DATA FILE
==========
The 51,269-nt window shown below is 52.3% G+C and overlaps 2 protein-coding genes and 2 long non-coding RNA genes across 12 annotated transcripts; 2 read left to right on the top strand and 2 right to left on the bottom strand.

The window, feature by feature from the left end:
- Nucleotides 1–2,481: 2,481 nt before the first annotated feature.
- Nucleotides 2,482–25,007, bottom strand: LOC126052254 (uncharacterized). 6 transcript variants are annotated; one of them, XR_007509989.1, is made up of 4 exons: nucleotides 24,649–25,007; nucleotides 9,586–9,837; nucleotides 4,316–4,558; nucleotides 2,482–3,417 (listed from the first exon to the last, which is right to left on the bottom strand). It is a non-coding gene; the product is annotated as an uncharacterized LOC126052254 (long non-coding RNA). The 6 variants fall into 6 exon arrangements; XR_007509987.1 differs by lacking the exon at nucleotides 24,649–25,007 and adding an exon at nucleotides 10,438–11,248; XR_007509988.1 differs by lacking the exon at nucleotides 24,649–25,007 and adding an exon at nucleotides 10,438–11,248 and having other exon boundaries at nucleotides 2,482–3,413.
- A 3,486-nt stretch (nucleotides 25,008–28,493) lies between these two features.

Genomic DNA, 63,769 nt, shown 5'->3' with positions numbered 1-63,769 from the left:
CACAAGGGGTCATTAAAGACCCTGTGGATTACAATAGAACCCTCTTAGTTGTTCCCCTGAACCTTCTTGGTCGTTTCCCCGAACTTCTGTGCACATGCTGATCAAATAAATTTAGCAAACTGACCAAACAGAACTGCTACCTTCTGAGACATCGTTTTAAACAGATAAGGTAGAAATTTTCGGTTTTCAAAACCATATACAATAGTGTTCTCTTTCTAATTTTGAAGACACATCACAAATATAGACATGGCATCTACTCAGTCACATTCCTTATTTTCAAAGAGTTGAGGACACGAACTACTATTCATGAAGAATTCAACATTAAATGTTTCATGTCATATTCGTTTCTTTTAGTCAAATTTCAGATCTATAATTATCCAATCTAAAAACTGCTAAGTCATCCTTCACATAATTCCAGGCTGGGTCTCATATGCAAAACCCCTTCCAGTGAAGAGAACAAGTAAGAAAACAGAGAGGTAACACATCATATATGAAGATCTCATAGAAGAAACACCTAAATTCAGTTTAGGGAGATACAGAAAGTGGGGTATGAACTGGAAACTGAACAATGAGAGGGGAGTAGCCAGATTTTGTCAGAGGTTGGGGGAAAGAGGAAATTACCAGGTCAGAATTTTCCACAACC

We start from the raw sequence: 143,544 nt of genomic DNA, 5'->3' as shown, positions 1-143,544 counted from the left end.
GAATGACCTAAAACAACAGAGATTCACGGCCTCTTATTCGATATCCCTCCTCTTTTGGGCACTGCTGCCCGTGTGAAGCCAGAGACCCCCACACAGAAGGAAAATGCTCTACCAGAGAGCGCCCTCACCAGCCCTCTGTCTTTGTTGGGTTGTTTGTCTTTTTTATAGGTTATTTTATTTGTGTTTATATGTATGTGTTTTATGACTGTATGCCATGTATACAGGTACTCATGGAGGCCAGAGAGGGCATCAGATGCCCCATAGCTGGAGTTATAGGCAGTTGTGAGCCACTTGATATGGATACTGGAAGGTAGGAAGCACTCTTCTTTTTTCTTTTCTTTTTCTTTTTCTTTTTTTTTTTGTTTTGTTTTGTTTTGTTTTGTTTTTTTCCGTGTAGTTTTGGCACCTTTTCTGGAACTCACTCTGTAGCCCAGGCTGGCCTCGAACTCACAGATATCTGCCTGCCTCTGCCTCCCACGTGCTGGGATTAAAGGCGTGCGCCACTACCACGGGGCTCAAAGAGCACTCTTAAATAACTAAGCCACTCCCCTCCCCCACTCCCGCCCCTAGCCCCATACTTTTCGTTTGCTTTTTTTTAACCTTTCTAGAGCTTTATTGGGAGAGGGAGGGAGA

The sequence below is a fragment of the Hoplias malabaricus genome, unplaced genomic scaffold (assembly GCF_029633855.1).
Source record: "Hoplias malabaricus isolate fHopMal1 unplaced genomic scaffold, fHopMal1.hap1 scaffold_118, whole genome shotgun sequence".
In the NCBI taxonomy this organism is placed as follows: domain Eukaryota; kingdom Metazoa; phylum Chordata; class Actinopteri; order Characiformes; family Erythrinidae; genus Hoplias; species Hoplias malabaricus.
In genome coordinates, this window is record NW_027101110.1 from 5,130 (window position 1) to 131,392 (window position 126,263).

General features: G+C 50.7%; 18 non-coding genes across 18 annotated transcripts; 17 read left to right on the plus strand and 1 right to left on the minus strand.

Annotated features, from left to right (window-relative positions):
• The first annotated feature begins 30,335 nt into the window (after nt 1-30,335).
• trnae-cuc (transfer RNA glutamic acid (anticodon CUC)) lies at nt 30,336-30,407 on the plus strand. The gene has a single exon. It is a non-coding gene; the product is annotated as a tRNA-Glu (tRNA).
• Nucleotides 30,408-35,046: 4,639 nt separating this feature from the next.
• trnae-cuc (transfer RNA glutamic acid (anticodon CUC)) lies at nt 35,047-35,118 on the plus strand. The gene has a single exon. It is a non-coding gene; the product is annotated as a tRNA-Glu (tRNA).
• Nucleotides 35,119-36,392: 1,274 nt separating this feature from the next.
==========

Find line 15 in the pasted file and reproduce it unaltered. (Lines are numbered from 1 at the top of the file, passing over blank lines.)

Annotated features, from left to right (window-relative positions):